Hi Sally! Your voice is so genuine in a world of bloggers where most people don’t really say what they actually think! I heard you on Food Blogger Pro’s podcast and i found it amazing that you work so incredibly hard – i guess that’s also how your blog got to where it is today! 

    very inspiring – and I hope to be able to grow my blog learning from huge bloggers just like you! Thank you for all you teach/do!


    1. Thanks so much for the thoughtful comment, Felicia! Good luck with it all!

  15. Hi, I never normally write comments on blogs, but I wanted to say thank you for taking the time to write this. I’m a new blogger, and sometimes I find myself writing about baking, and your advice here is awesome. Thanks again!

  16. Thank you. I have a newish food blog and whenever I need a pick me up or some motivation I read your tips. It re-empowers me. 

    PS. My blog grew as soon as I got a clue about food photography. Thank you!

  17. Thanks Sally for the motivation! I’m on my second year of blogging and still learning LOTS.

  18. Hi Sally!
    I just wanted to say thank you so much for all your tips and advice!
    Your “How to start a food blog” post was my ultimate guide for starting my own, and all your others are exteremly helpful as well.
    Thanks to your easy and approachable instructions, I was able to start my blog smoothly and start out with decent photography.
    So thank you again!
    You’re the best Sally!!!!
    <3 Grace

  19. Sally, 

    Thanks for some great tips! I started a blog last month- Finance & Frosting. I give some financial advice and share some of my favorite baked goods with each post.

    I’ve got the finance part down (it’s what I do for a living) but I’ve been having trouble adding the baking part. I’m brand new to blogging and really have no clue what I’m doing. Your post really helped me out, hopefully I will be able to do more with the frosting part of Finance & Frosting.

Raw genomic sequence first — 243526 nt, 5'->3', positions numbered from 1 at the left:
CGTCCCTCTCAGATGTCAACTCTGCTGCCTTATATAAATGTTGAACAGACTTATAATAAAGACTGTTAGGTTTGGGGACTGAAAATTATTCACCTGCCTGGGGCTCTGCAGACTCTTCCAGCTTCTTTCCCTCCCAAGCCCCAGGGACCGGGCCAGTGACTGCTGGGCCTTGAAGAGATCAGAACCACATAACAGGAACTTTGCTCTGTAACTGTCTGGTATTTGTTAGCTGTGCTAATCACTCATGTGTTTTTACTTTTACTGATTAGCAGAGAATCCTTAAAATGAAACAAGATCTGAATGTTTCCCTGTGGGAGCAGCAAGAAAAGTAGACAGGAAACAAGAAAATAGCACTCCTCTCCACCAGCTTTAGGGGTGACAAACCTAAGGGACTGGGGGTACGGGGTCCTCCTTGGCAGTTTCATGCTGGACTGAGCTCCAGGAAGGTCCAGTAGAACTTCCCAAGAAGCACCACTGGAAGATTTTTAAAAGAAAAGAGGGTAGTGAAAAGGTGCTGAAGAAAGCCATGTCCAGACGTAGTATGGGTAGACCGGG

Thanks so much!


  20. Hi Sally!
    I’ve followed your blog for years and started mine last summer, but I have just found out about your Blogging Resources and Tips. They are very comprehensive and clear. Thanks for sharing. Also, besides  learning about the practical aspects, it’s really motivational for us, blog beginners, to know that successful bloggers have experienced similar processes to those we are living. Thanks again!

  21. Tez @ Chile and Salt says:

    Hi Sally,
    Thanks so much for the great posts. I`ve had my blog for a relatively short time but at times find myself getting frustrated that it`s not growing at the pace I`d like. This post was something I needed to keep me motivated. It`s also just nice to hear that much more successful bloggers have felt the same emotions.
    Your tips and advice are so much appreciated! Thanks again and please keep them coming!

  22. Hi Sally,
    Thanks for the great advice. Especially the part about focusing on what your readers want the most. I am building a food and travel website, and try to post unique dishes from around the world. However, most of my audience looks at my “simple” recipes the most. They are not as interested in the complicated ones. That used to frustrate me, but maybe I should take your advice first, and then build up to those recipes later. Thanks a lot!

  23. Mandy Wildman says:

    What a lovely, encouraging article. Thank you, Sally!

  24. Thank you so much for your valuable tips!!! Means alot for budding food bloggers like me ☺️
    May you be blessed and keep encouraging us

  25. Caitlyn Becker says:

    Thanks, Sally! I love tip #10- Just a few weeks ago, I had a coworker say he didn’t care much for my baking tutorials I posted on Snapchat- bummed me out for the rest of the day! But at the end of the week, I decided it wasn’t his opinion that mattered, and went ahead and finally started the blog I’d always wanted to. Thanks so much for your tips and constant enthusiasm 🙂